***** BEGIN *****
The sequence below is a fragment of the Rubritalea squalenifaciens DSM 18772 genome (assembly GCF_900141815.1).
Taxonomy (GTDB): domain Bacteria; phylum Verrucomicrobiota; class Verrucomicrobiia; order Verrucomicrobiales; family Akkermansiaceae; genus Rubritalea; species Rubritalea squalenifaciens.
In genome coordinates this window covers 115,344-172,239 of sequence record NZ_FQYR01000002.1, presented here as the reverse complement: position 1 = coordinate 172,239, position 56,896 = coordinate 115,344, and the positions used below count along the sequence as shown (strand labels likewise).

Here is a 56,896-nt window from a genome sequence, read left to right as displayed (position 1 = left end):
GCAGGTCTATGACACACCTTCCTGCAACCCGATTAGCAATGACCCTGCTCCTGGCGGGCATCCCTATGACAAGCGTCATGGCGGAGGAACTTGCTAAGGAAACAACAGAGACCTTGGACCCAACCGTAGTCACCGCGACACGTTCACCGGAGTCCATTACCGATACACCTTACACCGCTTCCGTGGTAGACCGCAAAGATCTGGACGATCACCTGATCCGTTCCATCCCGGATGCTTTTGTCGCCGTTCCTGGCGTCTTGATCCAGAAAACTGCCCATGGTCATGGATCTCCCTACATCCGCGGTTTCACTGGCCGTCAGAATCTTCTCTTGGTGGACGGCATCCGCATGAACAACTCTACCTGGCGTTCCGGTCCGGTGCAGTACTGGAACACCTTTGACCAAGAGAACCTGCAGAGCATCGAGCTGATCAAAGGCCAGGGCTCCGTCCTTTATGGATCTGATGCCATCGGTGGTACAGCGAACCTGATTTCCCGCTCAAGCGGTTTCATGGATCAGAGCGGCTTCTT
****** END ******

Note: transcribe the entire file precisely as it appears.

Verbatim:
The sequence below is a fragment of the Rubritalea squalenifaciens DSM 18772 genome (assembly GCF_900141815.1).
Taxonomy (GTDB): domain Bacteria; phylum Verrucomicrobiota; class Verrucomicrobiia; order Verrucomicrobiales; family Akkermansiaceae; genus Rubritalea; species Rubritalea squalenifaciens.
In genome coordinates this window covers 115,344-172,239 of sequence record NZ_FQYR01000002.1, presented here as the reverse complement: position 1 = coordinate 172,239, position 56,896 = coordinate 115,344, and the positions used below count along the sequence as shown (strand labels likewise).

Here is a 56,896-nt window from a genome sequence, read left to right as displayed (position 1 = left end):
GCAGGTCTATGACACACCTTCCTGCAACCCGATTAGCAATGACCCTGCTCCTGGCGGGCATCCCTATGACAAGCGTCATGGCGGAGGAACTTGCTAAGGAAACAACAGAGACCTTGGACCCAACCGTAGTCACCGCGACACGTTCACCGGAGTCCATTACCGATACACCTTACACCGCTTCCGTGGTAGACCGCAAAGATCTGGACGATCACCTGATCCGTTCCATCCCGGATGCTTTTGTCGCCGTTCCTGGCGTCTTGATCCAGAAAACTGCCCATGGTCATGGATCTCCCTACATCCGCGGTTTCACTGGCCGTCAGAATCTTCTCTTGGTGGACGGCATCCGCATGAACAACTCTACCTGGCGTTCCGGTCCGGTGCAGTACTGGAACACCTTTGACCAAGAGAACCTGCAGAGCATCGAGCTGATCAAAGGCCAGGGCTCCGTCCTTTATGGATCTGATGCCATCGGTGGTACAGCGAACCTGATTTCCCGCTCAAGCGGTTTCATGGATCAGAGCGGCTTCTT